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The Remains of Tom Lehrer
Tom Lehrer
The Remains of Tom Lehrer
Genres: Special Interest, Pop
 
  •  Track Listings (25) - Disc #1
  •  Track Listings (24) - Disc #2
  •  Track Listings (25) - Disc #3

This three-CD set collects many of Tom Lehrer's tunes, described by Time magazine as "brilliant and coruscating parodies," bringing back a bygone era when the "liberal consensus," as Lehrer calls them, knew who they were a...  more »

     
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CD Details

All Artists: Tom Lehrer
Title: The Remains of Tom Lehrer
Members Wishing: 11
Total Copies: 0
Label: Rhino / Wea
Original Release Date: 5/23/2000
Release Date: 5/23/2000
Album Type: Box set
Genres: Special Interest, Pop
Styles: Comedy & Spoken Word, Easy Listening
Number of Discs: 3
SwapaCD Credits: 3
UPC: 081227983123

Synopsis

Amazon.com
This three-CD set collects many of Tom Lehrer's tunes, described by Time magazine as "brilliant and coruscating parodies," bringing back a bygone era when the "liberal consensus," as Lehrer calls them, knew who they were and could, therefore, laugh at both themselves and the well-defined enemy. Delivering clever, witty rhymes about topical subjects was Leher's strength. In "Wernher Von Braun" [the Nazi German scientist who later worked for NASA], Lerher sings: "I'll sing you a tale of Wernher Von Braun / A man whose allegiance is ruled by expedience / Once the rockets are up, who cares where they come down / 'That's not my department,' says Wernher Von Braun." Using a rollicking piano as accompaniment, Lehrer will remind some of Mark Russell, the current political satirist, but Lehrer's more pointed humor and grating, nasal voice make him a much tougher listen. His Jimmy Durante-like delivery, however, doesn't completely trump his truly quick mind and clever use of language. --Wally Shoup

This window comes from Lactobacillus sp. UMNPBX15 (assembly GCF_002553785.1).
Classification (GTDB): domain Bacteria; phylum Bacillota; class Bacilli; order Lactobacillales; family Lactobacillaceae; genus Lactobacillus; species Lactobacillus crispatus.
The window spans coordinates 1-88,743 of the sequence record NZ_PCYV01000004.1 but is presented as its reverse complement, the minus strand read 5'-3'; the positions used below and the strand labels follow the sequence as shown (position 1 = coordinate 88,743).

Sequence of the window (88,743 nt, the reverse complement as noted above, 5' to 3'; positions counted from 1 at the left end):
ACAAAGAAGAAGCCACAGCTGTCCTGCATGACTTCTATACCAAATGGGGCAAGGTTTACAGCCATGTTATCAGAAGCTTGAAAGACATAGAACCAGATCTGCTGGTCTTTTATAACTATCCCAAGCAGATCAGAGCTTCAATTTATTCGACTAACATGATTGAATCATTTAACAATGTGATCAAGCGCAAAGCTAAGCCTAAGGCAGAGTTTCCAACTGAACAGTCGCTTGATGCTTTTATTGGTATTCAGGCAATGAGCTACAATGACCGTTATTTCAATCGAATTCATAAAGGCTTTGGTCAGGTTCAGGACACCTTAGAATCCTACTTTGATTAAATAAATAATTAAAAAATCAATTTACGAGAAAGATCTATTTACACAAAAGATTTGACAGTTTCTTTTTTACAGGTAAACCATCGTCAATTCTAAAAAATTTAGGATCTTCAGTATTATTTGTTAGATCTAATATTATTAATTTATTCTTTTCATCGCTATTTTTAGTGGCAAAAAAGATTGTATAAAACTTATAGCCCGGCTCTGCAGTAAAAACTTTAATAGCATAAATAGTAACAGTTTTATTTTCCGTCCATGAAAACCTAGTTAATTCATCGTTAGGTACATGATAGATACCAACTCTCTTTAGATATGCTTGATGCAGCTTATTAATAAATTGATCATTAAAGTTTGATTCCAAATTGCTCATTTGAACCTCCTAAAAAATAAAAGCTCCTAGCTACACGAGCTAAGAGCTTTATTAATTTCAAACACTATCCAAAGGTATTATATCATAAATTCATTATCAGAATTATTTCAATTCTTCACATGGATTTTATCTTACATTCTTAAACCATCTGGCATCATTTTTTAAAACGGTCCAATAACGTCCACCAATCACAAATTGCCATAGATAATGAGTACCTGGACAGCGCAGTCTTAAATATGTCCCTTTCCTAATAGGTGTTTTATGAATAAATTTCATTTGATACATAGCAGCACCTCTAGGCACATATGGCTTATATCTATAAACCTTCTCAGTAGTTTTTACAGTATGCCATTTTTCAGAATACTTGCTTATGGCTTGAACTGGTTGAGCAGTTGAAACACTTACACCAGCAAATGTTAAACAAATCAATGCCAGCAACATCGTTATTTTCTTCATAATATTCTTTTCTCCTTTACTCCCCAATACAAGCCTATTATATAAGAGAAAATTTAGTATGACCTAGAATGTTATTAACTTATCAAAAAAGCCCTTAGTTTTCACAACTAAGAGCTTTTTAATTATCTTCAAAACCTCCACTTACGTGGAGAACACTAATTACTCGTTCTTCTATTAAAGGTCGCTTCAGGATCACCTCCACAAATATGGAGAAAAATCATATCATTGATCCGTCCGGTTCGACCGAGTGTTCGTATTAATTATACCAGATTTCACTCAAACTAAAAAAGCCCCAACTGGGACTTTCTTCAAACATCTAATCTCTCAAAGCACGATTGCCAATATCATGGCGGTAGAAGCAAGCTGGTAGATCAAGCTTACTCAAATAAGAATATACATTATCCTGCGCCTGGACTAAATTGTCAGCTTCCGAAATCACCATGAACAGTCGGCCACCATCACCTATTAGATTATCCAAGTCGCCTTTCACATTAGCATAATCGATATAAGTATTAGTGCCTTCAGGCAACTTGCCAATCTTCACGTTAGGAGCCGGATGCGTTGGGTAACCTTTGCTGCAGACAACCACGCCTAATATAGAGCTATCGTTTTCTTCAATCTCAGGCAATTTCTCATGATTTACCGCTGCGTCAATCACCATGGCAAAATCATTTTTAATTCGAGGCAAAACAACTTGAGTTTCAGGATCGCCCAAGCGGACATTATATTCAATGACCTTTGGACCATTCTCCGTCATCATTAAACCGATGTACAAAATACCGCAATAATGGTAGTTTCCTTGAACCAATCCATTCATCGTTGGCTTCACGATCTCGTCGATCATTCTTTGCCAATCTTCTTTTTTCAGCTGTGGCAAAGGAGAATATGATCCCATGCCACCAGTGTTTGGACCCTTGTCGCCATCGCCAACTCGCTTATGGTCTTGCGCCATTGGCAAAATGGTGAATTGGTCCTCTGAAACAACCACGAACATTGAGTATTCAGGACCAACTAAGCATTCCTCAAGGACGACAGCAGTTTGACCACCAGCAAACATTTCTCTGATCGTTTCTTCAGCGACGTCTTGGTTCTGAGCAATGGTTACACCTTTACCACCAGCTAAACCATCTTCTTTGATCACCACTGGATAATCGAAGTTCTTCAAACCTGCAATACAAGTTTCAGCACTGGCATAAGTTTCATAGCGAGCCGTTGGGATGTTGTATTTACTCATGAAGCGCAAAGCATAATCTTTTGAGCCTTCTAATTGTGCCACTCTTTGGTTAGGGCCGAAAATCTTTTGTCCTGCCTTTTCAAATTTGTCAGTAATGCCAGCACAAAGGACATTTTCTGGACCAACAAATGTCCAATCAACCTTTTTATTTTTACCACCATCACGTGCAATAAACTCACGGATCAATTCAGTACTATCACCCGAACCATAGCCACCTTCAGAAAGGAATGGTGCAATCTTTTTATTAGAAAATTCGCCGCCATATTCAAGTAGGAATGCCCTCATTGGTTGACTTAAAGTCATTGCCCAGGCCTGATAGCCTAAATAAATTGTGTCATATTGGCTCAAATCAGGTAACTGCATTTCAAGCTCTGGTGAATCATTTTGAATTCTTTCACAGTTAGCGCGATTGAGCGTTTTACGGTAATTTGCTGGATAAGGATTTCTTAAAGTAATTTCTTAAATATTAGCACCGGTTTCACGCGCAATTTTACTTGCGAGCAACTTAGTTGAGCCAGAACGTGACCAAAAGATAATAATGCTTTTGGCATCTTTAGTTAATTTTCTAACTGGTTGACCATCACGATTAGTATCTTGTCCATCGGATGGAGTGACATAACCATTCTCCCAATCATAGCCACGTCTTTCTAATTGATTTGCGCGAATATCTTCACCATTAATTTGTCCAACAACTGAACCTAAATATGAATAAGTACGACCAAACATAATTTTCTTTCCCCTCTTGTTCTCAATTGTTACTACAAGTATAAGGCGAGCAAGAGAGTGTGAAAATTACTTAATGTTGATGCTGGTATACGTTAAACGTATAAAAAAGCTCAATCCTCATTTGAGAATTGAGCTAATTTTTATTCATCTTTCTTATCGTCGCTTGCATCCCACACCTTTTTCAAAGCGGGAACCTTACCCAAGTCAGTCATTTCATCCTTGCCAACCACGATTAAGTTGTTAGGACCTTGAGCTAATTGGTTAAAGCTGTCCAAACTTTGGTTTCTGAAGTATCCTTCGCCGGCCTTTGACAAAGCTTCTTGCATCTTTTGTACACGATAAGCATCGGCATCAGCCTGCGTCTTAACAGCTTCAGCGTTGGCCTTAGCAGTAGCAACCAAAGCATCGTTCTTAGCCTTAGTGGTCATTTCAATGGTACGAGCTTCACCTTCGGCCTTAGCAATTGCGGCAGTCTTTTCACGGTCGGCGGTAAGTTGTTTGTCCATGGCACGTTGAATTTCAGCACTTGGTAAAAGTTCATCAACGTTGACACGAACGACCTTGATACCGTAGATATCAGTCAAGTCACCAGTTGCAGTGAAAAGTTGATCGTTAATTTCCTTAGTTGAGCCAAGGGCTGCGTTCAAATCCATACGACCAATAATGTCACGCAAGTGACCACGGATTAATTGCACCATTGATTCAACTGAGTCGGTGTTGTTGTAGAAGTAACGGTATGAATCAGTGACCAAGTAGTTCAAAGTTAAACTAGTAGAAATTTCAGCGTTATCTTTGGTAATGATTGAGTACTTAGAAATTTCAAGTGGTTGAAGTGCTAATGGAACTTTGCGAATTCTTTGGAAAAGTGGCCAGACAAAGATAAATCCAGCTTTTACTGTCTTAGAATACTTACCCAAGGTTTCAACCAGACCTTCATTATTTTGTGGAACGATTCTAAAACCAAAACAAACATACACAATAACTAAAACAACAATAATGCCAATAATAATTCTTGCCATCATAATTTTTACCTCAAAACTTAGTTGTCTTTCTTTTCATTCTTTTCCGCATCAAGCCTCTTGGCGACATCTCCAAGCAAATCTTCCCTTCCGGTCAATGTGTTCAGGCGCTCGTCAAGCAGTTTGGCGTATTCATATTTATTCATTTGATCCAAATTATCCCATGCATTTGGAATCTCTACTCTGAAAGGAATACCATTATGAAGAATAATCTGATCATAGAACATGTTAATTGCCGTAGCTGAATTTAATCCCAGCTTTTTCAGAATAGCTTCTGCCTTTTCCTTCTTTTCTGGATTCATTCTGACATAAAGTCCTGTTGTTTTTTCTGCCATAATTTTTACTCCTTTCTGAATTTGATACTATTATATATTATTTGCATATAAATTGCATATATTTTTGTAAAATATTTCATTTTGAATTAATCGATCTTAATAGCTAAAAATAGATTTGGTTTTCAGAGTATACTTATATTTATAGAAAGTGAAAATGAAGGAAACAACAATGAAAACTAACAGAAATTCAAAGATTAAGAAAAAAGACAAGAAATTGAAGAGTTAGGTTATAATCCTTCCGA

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CD Reviews